Justice Minister Amy Adams has declined a request from supporters of Peter Ellis for a Commission of Inquiry on the basis that an inquiry cannot be used to determine the liability of any person. More>>

Quakes: New Process For Red Zone Crown Offers

Canterbury Earthquake Recovery Minister Gerry Brownlee has announced a process to give everyone a say on the Crown offers to owners of vacant, commercial/industrial and uninsured properties in the Residential Red Zone. More>>

ALSO:

Gordon Campbell: On The Battle Obama Is Waging Over The TPP

For the past two and a half years, this column has been arguing that the fate of the Trans Pacific Partnership (TPP) deal will hinge on whether US President Barack Obama can win Trade Promotion Authority (TPA) from Congress... Last week, the White House finally, finally unveiled a draft TPA Bill. More>>

ALSO:

Greens: Govt Breaks Free Doctors Visit Promise To Kids

Documents obtained by the Green Party show that the Government decided to fund only 90 percent of doctors’ visits for children suffering from an injury in an attempt trim the cost of the so-called “free” visits. More>>

ALSO:

Other Wars: Extension Of NZDF Commitment In Afghanistan

The New Zealand Defence Force’s commitment of mentors and support staff to the Afghan National Army Officer Academy in Afghanistan has been extended out to December 2016, Defence Minister Gerry Brownlee says. More>>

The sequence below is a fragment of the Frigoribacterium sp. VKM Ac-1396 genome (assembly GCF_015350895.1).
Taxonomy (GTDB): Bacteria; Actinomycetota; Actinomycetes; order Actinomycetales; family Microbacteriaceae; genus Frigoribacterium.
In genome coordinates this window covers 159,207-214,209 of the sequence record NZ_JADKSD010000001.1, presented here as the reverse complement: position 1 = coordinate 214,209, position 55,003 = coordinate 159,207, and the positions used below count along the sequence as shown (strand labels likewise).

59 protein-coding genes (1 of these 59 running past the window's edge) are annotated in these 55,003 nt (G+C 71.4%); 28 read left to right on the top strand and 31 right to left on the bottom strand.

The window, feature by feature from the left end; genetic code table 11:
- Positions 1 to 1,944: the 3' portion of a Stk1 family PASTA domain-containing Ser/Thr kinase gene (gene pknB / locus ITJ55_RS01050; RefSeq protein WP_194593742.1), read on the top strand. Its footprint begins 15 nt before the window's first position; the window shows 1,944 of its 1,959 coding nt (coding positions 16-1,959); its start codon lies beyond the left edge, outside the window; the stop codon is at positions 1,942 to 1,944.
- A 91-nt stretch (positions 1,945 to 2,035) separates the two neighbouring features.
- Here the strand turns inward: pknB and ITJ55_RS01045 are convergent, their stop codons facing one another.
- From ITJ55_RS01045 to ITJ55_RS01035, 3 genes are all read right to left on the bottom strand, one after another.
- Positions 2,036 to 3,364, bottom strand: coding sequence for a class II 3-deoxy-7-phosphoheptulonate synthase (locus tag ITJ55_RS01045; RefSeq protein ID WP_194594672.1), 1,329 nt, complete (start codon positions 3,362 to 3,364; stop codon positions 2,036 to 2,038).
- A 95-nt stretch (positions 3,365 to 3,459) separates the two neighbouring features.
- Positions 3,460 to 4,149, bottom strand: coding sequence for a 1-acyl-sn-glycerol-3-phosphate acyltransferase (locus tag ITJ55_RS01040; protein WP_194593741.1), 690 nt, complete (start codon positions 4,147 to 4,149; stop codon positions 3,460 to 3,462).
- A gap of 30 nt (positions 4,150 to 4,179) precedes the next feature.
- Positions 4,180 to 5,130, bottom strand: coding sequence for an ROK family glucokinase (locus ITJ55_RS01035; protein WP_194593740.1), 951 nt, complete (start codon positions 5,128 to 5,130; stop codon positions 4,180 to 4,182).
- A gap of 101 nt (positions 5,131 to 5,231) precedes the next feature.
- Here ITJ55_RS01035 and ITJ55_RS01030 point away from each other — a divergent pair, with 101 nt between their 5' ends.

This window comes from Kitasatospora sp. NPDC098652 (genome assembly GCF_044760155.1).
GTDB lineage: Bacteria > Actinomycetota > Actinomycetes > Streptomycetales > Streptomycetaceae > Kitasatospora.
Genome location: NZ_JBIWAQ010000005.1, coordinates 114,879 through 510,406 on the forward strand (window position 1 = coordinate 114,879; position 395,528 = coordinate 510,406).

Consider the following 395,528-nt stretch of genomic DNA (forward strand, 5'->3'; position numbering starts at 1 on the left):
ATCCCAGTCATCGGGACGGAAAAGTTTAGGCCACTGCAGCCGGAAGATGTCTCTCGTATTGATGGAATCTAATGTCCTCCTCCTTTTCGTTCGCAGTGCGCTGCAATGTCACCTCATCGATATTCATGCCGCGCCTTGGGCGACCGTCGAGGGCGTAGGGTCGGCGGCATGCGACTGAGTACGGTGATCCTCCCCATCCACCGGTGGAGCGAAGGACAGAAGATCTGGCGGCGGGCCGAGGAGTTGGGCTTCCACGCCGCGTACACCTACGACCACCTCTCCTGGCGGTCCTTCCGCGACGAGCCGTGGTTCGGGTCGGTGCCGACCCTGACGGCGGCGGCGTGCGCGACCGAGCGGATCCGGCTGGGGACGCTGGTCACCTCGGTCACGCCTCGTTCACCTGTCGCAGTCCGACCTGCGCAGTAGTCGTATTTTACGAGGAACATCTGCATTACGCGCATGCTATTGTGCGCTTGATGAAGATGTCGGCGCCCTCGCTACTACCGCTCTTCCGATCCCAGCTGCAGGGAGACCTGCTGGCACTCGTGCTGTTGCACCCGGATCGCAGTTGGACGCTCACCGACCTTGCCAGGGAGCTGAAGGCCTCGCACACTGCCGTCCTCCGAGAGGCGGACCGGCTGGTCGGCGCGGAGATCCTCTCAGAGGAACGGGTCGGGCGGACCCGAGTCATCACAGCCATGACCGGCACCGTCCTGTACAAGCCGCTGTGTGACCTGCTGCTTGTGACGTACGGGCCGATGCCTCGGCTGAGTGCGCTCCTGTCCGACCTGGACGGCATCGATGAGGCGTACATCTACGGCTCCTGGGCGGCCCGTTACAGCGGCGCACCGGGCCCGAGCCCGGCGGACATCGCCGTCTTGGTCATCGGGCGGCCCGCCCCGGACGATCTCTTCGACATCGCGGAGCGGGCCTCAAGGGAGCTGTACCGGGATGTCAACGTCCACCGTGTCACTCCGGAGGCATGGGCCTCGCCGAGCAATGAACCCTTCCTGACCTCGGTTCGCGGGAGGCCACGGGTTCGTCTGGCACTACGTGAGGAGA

PM's Press Conference: Auckland Property Prices Increasing "Too Rapidly"

John Key accepted that Auckland property prices 'are going up too rapidly” in a press conference held today in Wellington, however he said that this is not anything new. More>>

ALSO:

Press Conference: ANZAC PMs Concerned About ISIL Bringing The War Home

Prime Minister Key and Prime Minister Abbott spoke of the bond formed between Australia and New Zealand in the “baptism of fire” of Gallipoli. Abbott stated that New Zealand and Australia’s values and interests are linked, and this is reflected in the joint operation in Iraq which will begin shortly. More>>

ALSO:

Get More From Scoop

 

LATEST HEADLINES

 
 
 
 
 
 
 
 
 
Politics
Search Scoop  
 
 
Powered by Vodafone
NZ independent news